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E-Commerce is E-Complicated

Glass slipper

I was recently tasked with the creation of a basic e-commerce site - one of the small, less-than-twenty-items variety. No sweat, I thought, there should be a hundred places catering to this kind of client - the one just looking to make a little money on the side for their organization.

I couldn’t be much more wrong. This particular client was coming from Magento Go, which, while it can be a challenge to theme/style/configure, is pretty richly integrated. Magento Go has a deep Paypal payments built-in, a pretty well-organized inventory tracking system, and a metric-ton of 3rd-party apps to choose from. No worries, though, this client didn’t need that much, so finding a replacement should be simple enough.

The main issue arose, however, once they settled on their desired monthly budget of under $20 a month. They didn’t need anything fancy, they weren’t trying to re-invent Etsy; they just needed a place to host images and descriptions of books and dvds.

After doing some initial research, I found a grand total of four (4) 3rd-party E-Commerce sites that fit this requirement. This kind of narrowed the playing field down before the game had even started, and so I ended up looking at Volusion, Americommerce, Shopify and LightCMS.

Of these 4, which one would be the best fit for the client? As I looked deeper into it, they were all sleek and modern looking, and they were all pretty much responsive (in some cases, oddly-designed, but responsive nonetheless.) Also, most of them didn’t include an SSL certificate, which is sorta necessary when you’re trying to accept credit cards (but I’m not complaining for less than $25 a month). Most of them even included a blog. I’m still not sure why that’s necessary for a store. I guess you could post news; maybe your handmade jewelry or spraypainted pinecones or typewriter key rings need news, but really, if I’m going to a store, I want to buy something, not read something (but I digress.)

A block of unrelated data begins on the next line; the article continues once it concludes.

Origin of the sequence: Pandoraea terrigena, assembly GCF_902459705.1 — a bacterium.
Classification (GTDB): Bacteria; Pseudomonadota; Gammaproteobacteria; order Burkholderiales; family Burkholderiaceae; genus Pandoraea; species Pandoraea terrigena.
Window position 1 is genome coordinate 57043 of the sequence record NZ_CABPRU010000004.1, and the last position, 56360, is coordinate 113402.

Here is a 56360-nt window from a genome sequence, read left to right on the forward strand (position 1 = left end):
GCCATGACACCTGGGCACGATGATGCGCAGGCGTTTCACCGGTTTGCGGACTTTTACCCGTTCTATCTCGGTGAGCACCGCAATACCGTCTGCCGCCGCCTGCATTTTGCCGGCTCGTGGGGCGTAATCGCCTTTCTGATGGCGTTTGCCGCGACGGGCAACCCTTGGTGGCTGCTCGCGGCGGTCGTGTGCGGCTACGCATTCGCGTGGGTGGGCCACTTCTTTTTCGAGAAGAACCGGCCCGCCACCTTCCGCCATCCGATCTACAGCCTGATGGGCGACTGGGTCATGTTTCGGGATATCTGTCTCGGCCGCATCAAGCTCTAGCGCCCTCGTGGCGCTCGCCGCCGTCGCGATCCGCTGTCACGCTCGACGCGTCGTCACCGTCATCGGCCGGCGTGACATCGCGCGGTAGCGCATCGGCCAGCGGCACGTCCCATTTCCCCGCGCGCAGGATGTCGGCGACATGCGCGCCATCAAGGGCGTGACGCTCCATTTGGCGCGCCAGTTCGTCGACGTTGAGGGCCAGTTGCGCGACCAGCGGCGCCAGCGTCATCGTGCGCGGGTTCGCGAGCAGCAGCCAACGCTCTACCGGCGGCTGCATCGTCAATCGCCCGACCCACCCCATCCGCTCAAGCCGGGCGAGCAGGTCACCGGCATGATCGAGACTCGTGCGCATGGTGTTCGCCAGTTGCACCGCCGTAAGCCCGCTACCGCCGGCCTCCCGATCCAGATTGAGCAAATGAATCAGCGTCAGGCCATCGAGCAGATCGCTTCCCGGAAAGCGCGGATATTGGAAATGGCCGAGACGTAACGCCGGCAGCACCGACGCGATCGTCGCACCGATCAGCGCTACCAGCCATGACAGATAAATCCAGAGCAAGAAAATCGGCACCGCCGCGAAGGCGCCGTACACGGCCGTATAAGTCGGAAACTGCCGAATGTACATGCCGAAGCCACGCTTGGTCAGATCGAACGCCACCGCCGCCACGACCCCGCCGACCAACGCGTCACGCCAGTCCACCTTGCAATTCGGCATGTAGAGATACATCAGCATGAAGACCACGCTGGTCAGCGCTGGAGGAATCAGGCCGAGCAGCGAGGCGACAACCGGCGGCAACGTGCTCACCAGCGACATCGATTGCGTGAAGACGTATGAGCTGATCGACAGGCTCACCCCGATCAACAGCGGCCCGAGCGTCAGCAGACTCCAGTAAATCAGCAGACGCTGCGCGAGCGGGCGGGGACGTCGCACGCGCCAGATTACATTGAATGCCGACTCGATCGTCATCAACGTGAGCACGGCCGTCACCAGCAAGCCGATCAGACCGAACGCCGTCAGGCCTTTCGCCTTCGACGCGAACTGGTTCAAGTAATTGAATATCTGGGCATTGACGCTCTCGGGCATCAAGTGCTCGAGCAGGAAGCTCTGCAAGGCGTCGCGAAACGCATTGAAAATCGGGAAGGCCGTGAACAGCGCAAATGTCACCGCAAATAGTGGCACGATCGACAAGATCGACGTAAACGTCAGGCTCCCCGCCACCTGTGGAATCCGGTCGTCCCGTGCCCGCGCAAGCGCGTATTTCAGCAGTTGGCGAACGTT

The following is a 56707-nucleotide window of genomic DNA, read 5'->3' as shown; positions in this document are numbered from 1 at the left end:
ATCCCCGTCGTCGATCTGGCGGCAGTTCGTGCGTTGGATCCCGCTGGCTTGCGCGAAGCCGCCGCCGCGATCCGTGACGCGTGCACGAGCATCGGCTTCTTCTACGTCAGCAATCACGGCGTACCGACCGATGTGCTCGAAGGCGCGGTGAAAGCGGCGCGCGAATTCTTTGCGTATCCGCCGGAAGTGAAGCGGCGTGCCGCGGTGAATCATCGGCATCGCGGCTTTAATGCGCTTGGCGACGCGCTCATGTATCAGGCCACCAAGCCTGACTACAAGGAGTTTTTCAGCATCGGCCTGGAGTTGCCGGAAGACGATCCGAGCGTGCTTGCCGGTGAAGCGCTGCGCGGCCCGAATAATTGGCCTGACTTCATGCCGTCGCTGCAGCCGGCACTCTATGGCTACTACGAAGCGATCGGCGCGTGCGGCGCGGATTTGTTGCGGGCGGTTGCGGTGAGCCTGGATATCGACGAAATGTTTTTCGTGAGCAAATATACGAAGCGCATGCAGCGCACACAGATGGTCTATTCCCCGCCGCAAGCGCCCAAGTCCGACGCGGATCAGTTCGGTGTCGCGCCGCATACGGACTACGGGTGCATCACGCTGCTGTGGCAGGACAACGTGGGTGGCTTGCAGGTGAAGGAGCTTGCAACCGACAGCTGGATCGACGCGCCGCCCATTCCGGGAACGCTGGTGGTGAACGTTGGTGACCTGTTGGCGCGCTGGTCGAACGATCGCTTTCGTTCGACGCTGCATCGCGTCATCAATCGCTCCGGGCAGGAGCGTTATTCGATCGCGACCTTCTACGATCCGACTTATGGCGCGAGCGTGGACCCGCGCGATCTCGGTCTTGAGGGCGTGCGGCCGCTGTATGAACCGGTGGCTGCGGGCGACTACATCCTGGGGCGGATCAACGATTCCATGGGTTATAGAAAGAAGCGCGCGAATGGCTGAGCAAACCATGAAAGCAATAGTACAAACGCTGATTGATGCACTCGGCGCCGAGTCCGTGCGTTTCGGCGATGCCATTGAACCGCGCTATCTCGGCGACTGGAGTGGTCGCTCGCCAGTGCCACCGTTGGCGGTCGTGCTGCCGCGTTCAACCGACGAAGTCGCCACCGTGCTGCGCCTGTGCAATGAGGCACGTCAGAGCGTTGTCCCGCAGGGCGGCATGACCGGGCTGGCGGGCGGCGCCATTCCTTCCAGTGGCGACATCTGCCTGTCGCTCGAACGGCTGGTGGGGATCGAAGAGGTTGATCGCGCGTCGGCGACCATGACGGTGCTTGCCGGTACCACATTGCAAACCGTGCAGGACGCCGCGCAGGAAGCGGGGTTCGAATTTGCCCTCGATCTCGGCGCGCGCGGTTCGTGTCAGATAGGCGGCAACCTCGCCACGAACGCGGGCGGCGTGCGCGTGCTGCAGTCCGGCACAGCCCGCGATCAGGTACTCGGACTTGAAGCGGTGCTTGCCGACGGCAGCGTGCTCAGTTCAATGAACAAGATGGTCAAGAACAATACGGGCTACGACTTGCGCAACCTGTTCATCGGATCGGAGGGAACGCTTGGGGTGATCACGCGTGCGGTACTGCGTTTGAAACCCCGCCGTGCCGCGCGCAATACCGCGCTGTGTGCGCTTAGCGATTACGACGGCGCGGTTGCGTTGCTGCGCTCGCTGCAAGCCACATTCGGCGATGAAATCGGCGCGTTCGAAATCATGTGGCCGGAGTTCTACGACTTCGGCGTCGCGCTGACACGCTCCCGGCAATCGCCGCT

But the real kick in the teeth came in the revelation that half of them didn’t even allow for HTML and CSS editing on the starter/mini plans. That’d be fine, I suppose, if you didn’t want any level of customization whatsoever. No branding colors, no custom logos or social media icons. Nothing.

So, as I explored these E-commerce sites, I discovered this bizarre amalgamation of features - they included integrations and features that they really didn’t need at the starter level, and didn’t include key things like being affordable...or shipping estimate modules. It could be that leaving some key functionality is the way some of these sites get clients to upgrade to their higher-tier plans - who knows.

So after I finally made my decision on which e-commerce system to recommend to the client (I’ll refrain from naming which one), I put about 12 hours of configuration and theming into it to get to the point where I’m okay with it. Sure, each page and region has its own .css file. Sure, you *can* FTP into the site, but they really don’t want you to; Sure, they have a “template” that’s basically a static HTML site on steroids--sometimes javascript is called, sometimes it’s written out in the body; Sure, it’s just plain odd. But it works for what the client needed.

I’m not really sure what I expected. I think because I’ve seen so many E-commerce sites, so many tiny stores with tiny storefronts, that I just assumed there’d be a Cinderella slipper out there. I suppose the takeaway from this whole experience is that you just can’t get a crystal slipper at glass prices--but with a little spit and polish, you can make that glass one fit pretty well.